An acquaintance got in touch with me on Instagram last week to ask if I wanted to grab a beer sometime over the next few days. We’ve never gotten a beer together, and it would’ve been nice to break that in, but normally I clam up at these offers cuz I start thinking right away of how and where I’ll make the time, and which bits of work will have to be neglected, how much money I’ll have to set aside–but then the friend told me not to fret about it because, as she put it, “I know you’re really busy.”
This is a new development in my life: people not only acknowledging that I’m doing my artsy writing thing, but respecting it. I was fortunate enough to know what I wanted to do for a living back when I was ten or eleven, and I’ve been doing it and talking about it a lot since then, so everyone in my life has always, to some extent, kinda known what I’m up to, if only in a vague way, and I think it’s always been understood that I take this writing thing pretty seriously and that I spend a lotta time on it…but it’s really only as of the past year or so that people seem to actually be according me some respect about it. They’ll ask me about it at bars and parties and look interested.
But I’m wondering if maybe what they were always uninterested in was words themselves. The novelist Ian McEwan said in an interview that you’ll start to notice, as a reader or writer, that most people don’t hold either activity in high esteem. His example was this: you’re in your office, you’re reading, somebody calls you and you let the call go to voicemail. Keep reading. A little later, when you’re ready, you call them back.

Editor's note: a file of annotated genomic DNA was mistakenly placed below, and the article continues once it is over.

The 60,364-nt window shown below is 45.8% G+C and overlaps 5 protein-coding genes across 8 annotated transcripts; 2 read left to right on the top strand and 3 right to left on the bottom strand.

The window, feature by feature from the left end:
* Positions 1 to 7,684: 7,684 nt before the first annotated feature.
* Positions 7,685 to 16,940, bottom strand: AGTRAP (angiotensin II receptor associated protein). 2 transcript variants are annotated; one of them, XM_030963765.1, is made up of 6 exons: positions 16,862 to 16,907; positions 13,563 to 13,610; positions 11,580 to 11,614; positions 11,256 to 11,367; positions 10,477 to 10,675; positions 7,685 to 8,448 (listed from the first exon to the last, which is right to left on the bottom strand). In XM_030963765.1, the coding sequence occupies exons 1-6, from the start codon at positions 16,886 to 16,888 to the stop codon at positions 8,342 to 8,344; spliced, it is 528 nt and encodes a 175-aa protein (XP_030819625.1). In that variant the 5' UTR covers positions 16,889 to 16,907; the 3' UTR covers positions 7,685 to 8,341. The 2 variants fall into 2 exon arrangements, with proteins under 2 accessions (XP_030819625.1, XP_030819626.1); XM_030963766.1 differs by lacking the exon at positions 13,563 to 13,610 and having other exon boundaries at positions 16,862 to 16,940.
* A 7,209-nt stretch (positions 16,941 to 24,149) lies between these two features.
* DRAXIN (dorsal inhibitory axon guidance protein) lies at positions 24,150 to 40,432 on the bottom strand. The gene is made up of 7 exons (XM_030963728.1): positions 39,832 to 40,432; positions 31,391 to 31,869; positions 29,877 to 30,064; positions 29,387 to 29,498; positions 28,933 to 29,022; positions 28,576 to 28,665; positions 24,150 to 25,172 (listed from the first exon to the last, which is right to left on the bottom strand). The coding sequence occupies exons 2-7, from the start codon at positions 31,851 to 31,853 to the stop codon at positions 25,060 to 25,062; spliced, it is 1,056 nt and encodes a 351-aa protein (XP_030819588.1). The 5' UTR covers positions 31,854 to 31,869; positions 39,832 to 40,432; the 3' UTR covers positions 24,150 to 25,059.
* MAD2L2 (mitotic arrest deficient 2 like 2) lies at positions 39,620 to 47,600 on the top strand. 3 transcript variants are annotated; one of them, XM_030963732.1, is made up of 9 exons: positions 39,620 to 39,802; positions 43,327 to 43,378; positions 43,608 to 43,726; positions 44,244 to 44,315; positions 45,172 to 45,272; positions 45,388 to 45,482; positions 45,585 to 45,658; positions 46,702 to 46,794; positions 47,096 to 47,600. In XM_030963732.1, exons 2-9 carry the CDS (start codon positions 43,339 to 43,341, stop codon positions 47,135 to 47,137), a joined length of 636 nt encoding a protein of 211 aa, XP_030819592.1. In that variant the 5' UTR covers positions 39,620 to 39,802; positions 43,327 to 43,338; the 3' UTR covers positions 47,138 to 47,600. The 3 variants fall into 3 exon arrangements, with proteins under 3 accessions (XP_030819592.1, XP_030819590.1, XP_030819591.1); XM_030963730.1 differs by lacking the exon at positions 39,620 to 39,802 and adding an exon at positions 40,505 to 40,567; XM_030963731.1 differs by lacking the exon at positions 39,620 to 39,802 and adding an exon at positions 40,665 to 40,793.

They ask what you were busy with when they called.
You tell them, “Sorry, I was reading.”
They balk. “You couldn’t put your book down for one minute?”
On the other hand, McEwan says, if you were playing a game of tennis and somebody called, and you ignored that call , only to return it an hour later and tell the caller, “Sorry I missed you, I was playing tennis,” would they react the same way? Would they ask, like with reading, why you couldn’t just put the racket down and asnwer your phone?
And yet, McEwan says, surely reading is as important as tennis.
I think I’ve noticed among my peers a love-hate relationship with the written word. We’re probably all a little traumatized by all the miserable shit we had to read and write through school, which makes us standoffish from books, but reading is also venerated as like a wholesome, timeless, disciplined practice. I find now that when talking with people at bars or going on dates people will tell me, with a contrite wince, that they “should really read more,” as if it’s some kind of moral failure that they don’t do much of it.
Whatever the case: this acquaintance’s invitation, followed by an amiable deferral to my work, brought a few other recent encounters to mind where people flashed some respect for me and for the Project. It’s really nice, and I’m wondering what promtped their impressiont aht I’m serious about stuff.
Is it the consistency of the blog?
Is it the scope?
It does seem to coincide with the point at which these diary posts started picking up momentum. Is it something to do with confession, vulnerability
If you’re one of these folks who’ve come around to seeing the Project as a more serious venture, may I ask what prompted that impression? Go ahead and lemme know in either the comments below or a private email at this link.